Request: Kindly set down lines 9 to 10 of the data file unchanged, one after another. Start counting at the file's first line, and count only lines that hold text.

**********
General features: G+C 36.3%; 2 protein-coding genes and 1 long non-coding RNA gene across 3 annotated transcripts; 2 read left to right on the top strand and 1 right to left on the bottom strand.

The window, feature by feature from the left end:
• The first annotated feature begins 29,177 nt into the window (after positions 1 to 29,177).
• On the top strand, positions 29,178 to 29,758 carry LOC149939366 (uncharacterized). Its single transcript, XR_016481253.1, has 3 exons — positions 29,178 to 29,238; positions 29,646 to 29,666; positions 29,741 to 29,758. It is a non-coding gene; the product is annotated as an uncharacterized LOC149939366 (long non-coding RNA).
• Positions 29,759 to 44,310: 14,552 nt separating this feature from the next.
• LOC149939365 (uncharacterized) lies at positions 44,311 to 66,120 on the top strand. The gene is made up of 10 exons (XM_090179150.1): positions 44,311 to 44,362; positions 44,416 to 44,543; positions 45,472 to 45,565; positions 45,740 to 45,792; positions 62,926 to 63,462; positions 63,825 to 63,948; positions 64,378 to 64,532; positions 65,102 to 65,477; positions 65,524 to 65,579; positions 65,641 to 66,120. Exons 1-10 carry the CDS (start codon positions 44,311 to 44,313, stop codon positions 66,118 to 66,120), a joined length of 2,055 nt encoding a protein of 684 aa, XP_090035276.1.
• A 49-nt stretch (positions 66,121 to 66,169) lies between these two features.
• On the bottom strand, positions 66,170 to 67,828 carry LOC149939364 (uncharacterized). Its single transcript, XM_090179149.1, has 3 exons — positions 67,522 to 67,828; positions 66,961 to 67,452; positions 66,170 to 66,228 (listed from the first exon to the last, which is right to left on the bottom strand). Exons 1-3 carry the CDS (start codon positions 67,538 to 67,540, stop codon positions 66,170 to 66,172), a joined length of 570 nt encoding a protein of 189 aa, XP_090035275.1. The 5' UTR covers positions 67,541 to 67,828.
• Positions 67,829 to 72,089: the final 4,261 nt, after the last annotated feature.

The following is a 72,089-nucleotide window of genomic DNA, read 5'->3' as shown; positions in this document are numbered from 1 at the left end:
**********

• Positions 67,829 to 72,089: the final 4,261 nt, after the last annotated feature.

The following is a 72,089-nucleotide window of genomic DNA, read 5'->3' as shown; positions in this document are numbered from 1 at the left end: